Oprah's Book Club may be out of print, but volumes of sequels have sprung up to plug the gap--and the product.

By Karen Valby
Updated July 19, 2002 at 04:00 AM EDT

On April 5, Today Show executive producer Jonathan Wald learned that Oprah Winfrey was canceling the six-year-old book club that energized the fiction-publishing business and created dozens of best-sellers. ”I thought, wow, that’s a great opportunity for us to pick up the ball she’s putting down,” says Wald. ”We make no bones about seizing the opportunity.” Nor, apparently, does Live With Regis and Kelly, Good Morning America, or even the newspaper USA Today — each of which immediately leaped into the vacuum she created. Suddenly, it seems that every Matt, Diane, and Kelly has a specific interest in American reading habits. But are they churning out flashy sequels or long-running series?

”If history has taught us one thing,” says Knopf vice president Paul Bogaards, ”it’s that the box sells books.” He would know. Two of Knopf’s hyped summer titles, Stephen L. Carter’s legal thriller The Emperor of Ocean Park and Ann Packer’s love story The Dive From Clausen’s Pier, were chosen as inaugural morning-show picks. In a culture of instant gratification, who can argue against authors receiving more ink and airtime? ”It’s not The New York Review of Books,” says one top editor, who like others who wished to remain nameless did not want any skepticism to hurt his books’ chances of winning the club spotlight. ”But it brings a level of attention to pretty good books that’s heartening.”

So far, Today, GMA, and USA Today have gravitated toward critically acclaimed fiction with buzz and ad budgets. Carter and Packer both earned coveted covers of The New York Times Book Review before they made their TV debuts. Richard Russo’s Empire Falls won the Pulitzer three days before USA Today made it the club’s first pick, and the paper’s second selection, Laura Hillenbrand’s Seabiscuit, had already been a 30-week fixture on the New York Times best-seller list in hardcover.

The surprise book fairy, the one who’s plucked obscure novels out of the ether and changed authors’ lives a la Oprah, is Kelly Ripa. Reading With Ripa gleefully seeks out trash and judges books on how easy they are to read. ”It’s the equivalent of sharing a chocolate dish,” says one editor. ”It’s almost refreshing — there’s an eat-your-vegetables feel to the morning shows.”

”We’re not surprising people,” Regis and Kelly exec producer Michael Gelman says of the lowbrow embrace. ”We’re not recommending some book that they’re reading going ‘Oh, I thought this was going to be War and Peace.”’ Ripa’s recent selection, Carly Phillips’ The Bachelor, is a $5.99 paperback original.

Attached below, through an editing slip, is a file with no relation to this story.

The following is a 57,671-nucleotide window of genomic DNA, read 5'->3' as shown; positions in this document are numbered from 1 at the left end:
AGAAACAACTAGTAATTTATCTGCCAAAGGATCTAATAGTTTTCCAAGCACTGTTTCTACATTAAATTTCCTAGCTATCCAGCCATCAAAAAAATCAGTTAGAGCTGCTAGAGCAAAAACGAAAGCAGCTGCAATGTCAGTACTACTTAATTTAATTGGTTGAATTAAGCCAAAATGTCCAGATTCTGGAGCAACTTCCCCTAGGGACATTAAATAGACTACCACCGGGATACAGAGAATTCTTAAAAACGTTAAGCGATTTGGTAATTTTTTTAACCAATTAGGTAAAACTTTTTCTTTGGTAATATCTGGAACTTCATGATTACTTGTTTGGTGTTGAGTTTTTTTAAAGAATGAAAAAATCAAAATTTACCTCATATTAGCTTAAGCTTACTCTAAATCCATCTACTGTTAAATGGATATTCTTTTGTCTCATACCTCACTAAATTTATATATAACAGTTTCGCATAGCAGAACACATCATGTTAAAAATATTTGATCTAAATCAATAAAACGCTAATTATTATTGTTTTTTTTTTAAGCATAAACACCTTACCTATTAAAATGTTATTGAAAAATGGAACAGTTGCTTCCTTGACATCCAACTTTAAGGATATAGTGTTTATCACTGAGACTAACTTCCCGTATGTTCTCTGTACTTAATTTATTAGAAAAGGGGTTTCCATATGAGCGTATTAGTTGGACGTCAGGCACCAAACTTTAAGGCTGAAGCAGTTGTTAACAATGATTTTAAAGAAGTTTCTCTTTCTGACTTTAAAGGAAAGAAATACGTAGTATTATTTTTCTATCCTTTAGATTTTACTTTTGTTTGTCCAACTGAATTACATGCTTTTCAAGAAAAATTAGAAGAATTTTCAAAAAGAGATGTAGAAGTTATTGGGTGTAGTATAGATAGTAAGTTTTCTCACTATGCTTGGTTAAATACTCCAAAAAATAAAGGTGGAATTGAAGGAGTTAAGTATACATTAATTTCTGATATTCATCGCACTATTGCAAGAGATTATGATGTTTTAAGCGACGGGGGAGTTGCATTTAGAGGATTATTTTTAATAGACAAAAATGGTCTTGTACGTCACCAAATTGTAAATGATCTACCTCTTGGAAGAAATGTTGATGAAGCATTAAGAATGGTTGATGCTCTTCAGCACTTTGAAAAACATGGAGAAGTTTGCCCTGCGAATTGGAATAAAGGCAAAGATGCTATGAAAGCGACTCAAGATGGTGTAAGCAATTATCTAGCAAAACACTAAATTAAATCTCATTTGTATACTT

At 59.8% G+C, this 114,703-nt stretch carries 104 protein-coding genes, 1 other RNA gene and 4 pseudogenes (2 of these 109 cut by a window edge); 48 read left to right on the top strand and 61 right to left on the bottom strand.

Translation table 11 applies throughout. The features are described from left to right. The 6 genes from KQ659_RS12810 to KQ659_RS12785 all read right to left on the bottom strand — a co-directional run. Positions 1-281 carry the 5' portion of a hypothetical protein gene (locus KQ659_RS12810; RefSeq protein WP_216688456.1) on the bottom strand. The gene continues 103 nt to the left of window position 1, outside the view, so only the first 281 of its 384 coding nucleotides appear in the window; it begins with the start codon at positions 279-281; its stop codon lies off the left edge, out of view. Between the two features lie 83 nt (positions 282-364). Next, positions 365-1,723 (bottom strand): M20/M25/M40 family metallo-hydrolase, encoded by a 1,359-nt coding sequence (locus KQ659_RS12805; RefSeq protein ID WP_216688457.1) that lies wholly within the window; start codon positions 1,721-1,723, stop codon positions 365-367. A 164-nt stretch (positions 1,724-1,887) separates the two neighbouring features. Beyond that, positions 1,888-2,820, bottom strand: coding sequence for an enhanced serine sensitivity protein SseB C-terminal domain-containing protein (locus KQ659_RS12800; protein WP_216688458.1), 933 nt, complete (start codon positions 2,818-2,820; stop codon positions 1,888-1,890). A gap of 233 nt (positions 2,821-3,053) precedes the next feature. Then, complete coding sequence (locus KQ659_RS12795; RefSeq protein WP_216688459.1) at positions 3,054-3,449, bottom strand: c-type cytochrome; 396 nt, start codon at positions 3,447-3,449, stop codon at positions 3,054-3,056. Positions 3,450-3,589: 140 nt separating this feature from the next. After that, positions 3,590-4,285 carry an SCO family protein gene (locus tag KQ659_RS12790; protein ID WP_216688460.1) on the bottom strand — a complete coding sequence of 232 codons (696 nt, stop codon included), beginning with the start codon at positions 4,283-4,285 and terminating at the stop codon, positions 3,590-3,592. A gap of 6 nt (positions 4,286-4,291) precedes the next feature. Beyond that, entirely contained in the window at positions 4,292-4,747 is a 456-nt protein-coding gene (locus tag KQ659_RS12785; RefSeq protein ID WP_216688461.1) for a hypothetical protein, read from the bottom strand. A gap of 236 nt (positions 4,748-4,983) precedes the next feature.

Another pick, Adele Lang’s Confessions of a Sociopathic Social Climber, was a first novel with 8,000 copies in print. It’s since gone back to press for another 170,000 copies and popped onto the New York Times best-seller list. ”Kelly Ripa will certainly get a mention in my next book,” says Lang. ”This sort of break will hopefully enable me to actually get an offer by a publisher next time without having to slog my guts out.”

If Ripa is a sales wizard, the other clubs are working magic. ”What the GMA Read This! selection did,” says Knopf’s Bogaards, ”was take the literary cachet of The Dive From Clausen’s Pier and put the broadest possible stamp of approval on it.” Now you can buy Packer’s book at warehouse stores like Costco and Target, which didn’t carry the novel before it was featured on Read This! But at independent shops like Powell’s City of Books in Portland, Ore., there’s been less customer demand: ”The book-club thing is just becoming so diffuse,” says purchasing manager Gerry Donaghy. Oprah was ”a subgenre. People would just come in and say ‘Oh, do you have a place where you keep all your Oprah books?’ Now I think bookstores have to pick their battles. ‘Okay, which book club are we going to hitch our wagon with?”’

Readers trusted Winfrey, but this new crop of clubs isn’t yet guaranteed a similar loyalty. ”It’s interesting to watch these people challenge their readership,” says Donaghy. ”But I’m afraid that if people get turned off after paying $20 to $30 for Stephen Carter because of John Grisham’s advice, the next pick might not carry as much weight.” ”No one in publishing could have predicted the success and longevity of Oprah’s Book Club,” says one publicity director. ”So I think it’s a little premature to pass judgment. Will it be a challenge? Absolutely.”

Will the book-club bandwagon roll on? ”They are really hard-nosed on television,” says an exec editor. ”If their ratings begin to sag on the day they do the book clubs: gone.” It was widely speculated that Oprah canceled her club because of viewer tune-out. ”This isn’t about ratings for us,” protests Today’s Wald. Promises GMA’s Lisa Finkel: ”We’re in it for the long haul.” So if the ultimate goal really isn’t to boost the Nielsens, maybe this is about creating a nation of readers. ”Anything that encourages anybody to read, whether it’s lightweight or not, is a good thing,” says Adele Lang. ”Better that than TV.”

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